Published on June 25, 2019

 

In A Flash, Fireworks Can be Dangerous

In a flash, 12,000 or more Americans will be injured from firework mishaps during Fourth of July celebrations.

Fireworks are also the cause of thousands of fires requiring response by firefighters across the country, according to the Consumer Product Safety Commission (CPSC).

David Dierks, D.O., Genesis emergency department medical director, said the best way to avoid a trip to the emergency department is to leave fireworks displays to the professionals.

Iowa has legalized the sale of fireworks but that fact doesn’t mean the fireworks are weaker or less dangerous.

“The professional fireworks displays are safer, bigger and better than anything we can do in our backyards,’’ Dr. Dierks said.  “Even sparklers burning at nearly 2,000 degrees (Fahrenheit) can be dangerous.  That is hot enough to melt some metals. Used improperly, they can cause burns and burn clothing.

“If kids use even something as seemingly harmless as sparklers, we urge close parental supervision and urge kids to stay in one place and not run with sparklers.’’

According to CPSC reports, sparklers account for more than a quarter of the total fireworks-related injuries seen in emergency departments.  Also, children ages 5-9 were more than twice as likely as other age groups to be injured by fireworks.

Firecrackers account for about 20 percent of injuries.

Dierks said the most disturbing statistic is that children less than age 15 account for about 26 percent of fireworks-related injuries.

“A child will tell parents, ‘I can do it myself, I don’t need help.’  Often the child can’t do it themselves and there are injuries,’’ Dierks said.  “Those injuries can be severe.

“One of the reasons we continue to see fireworks injuries, some of them severe or fatal, is that people don’t recognize how dangerous these devices can be.  Children often lack the physical coordination to handle any fireworks safely.  Even with a sparkler, they can fall and suffer burns.’’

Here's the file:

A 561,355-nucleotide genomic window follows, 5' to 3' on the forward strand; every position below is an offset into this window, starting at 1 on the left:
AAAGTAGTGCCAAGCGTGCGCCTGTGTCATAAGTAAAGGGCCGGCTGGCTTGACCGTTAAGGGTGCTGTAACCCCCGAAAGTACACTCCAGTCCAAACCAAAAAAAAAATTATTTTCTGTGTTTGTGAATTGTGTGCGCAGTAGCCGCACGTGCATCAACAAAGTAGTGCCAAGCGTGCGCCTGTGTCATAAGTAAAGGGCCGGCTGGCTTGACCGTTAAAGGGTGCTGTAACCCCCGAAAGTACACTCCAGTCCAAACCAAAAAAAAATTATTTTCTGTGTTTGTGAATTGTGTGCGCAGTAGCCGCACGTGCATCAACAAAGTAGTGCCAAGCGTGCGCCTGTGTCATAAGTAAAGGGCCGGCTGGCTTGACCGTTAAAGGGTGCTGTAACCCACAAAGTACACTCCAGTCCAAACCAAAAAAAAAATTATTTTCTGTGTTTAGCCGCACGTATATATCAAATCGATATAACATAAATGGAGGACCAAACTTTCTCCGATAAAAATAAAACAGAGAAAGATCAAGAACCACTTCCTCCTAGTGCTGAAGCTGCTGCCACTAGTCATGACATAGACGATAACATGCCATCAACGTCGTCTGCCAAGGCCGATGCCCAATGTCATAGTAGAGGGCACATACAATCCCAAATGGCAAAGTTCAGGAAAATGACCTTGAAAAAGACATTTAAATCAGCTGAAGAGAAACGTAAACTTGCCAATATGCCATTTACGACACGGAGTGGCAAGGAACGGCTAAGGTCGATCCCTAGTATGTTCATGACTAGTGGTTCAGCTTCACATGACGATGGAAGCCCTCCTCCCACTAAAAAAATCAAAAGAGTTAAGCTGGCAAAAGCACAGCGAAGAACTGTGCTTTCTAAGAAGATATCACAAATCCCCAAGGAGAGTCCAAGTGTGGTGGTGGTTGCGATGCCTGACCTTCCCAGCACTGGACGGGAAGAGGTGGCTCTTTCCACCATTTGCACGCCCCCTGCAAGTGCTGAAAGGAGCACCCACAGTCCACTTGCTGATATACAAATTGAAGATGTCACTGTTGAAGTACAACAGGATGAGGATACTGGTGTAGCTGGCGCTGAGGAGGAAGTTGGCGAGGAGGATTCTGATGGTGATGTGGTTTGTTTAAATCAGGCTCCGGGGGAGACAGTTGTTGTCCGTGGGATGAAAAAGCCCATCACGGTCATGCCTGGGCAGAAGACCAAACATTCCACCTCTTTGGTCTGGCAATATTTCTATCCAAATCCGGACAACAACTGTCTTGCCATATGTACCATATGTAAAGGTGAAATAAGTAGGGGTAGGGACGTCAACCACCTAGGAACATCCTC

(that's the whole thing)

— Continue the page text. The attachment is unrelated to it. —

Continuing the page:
Here are recommendations from Dierks and from the Consumer Product Safety Commission to prevent fireworks injuries at home:

• Make sure the fireworks you want to buy are legal in your area before buying or using them.

• Never allow young children to ignite fireworks, including sparklers.

• Do not buy fireworks packaged in brown paper or tubing, which is often an indication that the fireworks were made for professional displays.

• Never place any part of your body directly over a fireworks device when lighting the fuse. Back up to a safe distance immediately after lighting fireworks.

• Keep a bucket of water or a garden hose handy, in case of a fire or other mishap.

• Never try to relight or handle malfunctioning fireworks. Soak them with water and throw them away.

• Never point or throw fireworks at another person.

• Light fireworks one at a time, then move away from them quickly.

• After fireworks are burned out, douse the spent device with plenty of water from a bucket or hose before discarding the device to prevent a trash fire.

• Light fireworks outdoors in areas clear of houses, dry leaves, grass or flammable materials.

• Do not smoke while handling fireworks.

• Ignite fireworks only on smooth, flat surfaces.

• Don’t place fireworks in containers before lighting.

• Alcohol and fireworks are a dangerous combination.

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